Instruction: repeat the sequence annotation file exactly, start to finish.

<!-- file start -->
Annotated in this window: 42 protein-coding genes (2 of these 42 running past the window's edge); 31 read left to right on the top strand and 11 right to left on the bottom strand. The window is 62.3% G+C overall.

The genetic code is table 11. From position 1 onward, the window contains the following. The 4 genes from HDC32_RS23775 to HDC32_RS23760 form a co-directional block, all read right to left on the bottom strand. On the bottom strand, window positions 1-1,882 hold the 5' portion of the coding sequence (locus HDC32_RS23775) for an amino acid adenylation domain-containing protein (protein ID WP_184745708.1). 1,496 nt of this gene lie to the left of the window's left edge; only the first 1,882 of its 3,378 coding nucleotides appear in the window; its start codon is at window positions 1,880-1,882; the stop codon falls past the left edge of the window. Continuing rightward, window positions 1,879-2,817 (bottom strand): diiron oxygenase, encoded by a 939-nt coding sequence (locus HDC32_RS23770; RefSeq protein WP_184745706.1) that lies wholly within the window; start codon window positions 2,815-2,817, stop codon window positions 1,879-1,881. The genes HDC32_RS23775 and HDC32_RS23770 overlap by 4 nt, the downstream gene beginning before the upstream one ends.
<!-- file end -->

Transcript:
Annotated in this window: 42 protein-coding genes (2 of these 42 running past the window's edge); 31 read left to right on the top strand and 11 right to left on the bottom strand. The window is 62.3% G+C overall.

The genetic code is table 11. From position 1 onward, the window contains the following. The 4 genes from HDC32_RS23775 to HDC32_RS23760 form a co-directional block, all read right to left on the bottom strand. On the bottom strand, window positions 1-1,882 hold the 5' portion of the coding sequence (locus HDC32_RS23775) for an amino acid adenylation domain-containing protein (protein ID WP_184745708.1). 1,496 nt of this gene lie to the left of the window's left edge; only the first 1,882 of its 3,378 coding nucleotides appear in the window; its start codon is at window positions 1,880-1,882; the stop codon falls past the left edge of the window. Continuing rightward, window positions 1,879-2,817 (bottom strand): diiron oxygenase, encoded by a 939-nt coding sequence (locus HDC32_RS23770; RefSeq protein WP_184745706.1) that lies wholly within the window; start codon window positions 2,815-2,817, stop codon window positions 1,879-1,881. The genes HDC32_RS23775 and HDC32_RS23770 overlap by 4 nt, the downstream gene beginning before the upstream one ends.